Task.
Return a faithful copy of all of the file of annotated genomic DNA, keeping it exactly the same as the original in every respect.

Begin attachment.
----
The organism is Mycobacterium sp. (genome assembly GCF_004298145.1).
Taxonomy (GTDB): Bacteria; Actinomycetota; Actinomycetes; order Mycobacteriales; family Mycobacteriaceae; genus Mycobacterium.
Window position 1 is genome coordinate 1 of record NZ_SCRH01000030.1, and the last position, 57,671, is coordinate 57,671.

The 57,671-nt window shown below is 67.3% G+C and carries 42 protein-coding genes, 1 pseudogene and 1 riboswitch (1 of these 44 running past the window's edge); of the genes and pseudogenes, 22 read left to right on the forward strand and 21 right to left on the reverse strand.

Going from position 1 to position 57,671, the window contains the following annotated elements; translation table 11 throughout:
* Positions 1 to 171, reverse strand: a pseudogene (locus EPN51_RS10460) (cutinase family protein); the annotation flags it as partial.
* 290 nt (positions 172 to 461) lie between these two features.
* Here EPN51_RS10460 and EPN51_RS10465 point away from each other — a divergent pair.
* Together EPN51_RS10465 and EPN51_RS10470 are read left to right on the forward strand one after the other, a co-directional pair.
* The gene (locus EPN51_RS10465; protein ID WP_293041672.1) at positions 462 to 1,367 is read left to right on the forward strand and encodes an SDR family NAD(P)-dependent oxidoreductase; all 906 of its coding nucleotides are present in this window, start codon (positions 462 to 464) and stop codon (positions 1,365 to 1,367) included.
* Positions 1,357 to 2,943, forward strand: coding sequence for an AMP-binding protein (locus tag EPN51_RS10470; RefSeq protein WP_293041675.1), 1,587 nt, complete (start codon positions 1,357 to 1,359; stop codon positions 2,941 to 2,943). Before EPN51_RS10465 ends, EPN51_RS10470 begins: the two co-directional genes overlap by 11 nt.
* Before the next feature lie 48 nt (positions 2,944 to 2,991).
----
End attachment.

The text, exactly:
The organism is Mycobacterium sp. (genome assembly GCF_004298145.1).
Taxonomy (GTDB): Bacteria; Actinomycetota; Actinomycetes; order Mycobacteriales; family Mycobacteriaceae; genus Mycobacterium.
Window position 1 is genome coordinate 1 of record NZ_SCRH01000030.1, and the last position, 57,671, is coordinate 57,671.

The 57,671-nt window shown below is 67.3% G+C and carries 42 protein-coding genes, 1 pseudogene and 1 riboswitch (1 of these 44 running past the window's edge); of the genes and pseudogenes, 22 read left to right on the forward strand and 21 right to left on the reverse strand.

Going from position 1 to position 57,671, the window contains the following annotated elements; translation table 11 throughout:
* Positions 1 to 171, reverse strand: a pseudogene (locus EPN51_RS10460) (cutinase family protein); the annotation flags it as partial.
* 290 nt (positions 172 to 461) lie between these two features.
* Here EPN51_RS10460 and EPN51_RS10465 point away from each other — a divergent pair.
* Together EPN51_RS10465 and EPN51_RS10470 are read left to right on the forward strand one after the other, a co-directional pair.
* The gene (locus EPN51_RS10465; protein ID WP_293041672.1) at positions 462 to 1,367 is read left to right on the forward strand and encodes an SDR family NAD(P)-dependent oxidoreductase; all 906 of its coding nucleotides are present in this window, start codon (positions 462 to 464) and stop codon (positions 1,365 to 1,367) included.
* Positions 1,357 to 2,943, forward strand: coding sequence for an AMP-binding protein (locus tag EPN51_RS10470; RefSeq protein WP_293041675.1), 1,587 nt, complete (start codon positions 1,357 to 1,359; stop codon positions 2,941 to 2,943). Before EPN51_RS10465 ends, EPN51_RS10470 begins: the two co-directional genes overlap by 11 nt.
* Before the next feature lie 48 nt (positions 2,944 to 2,991).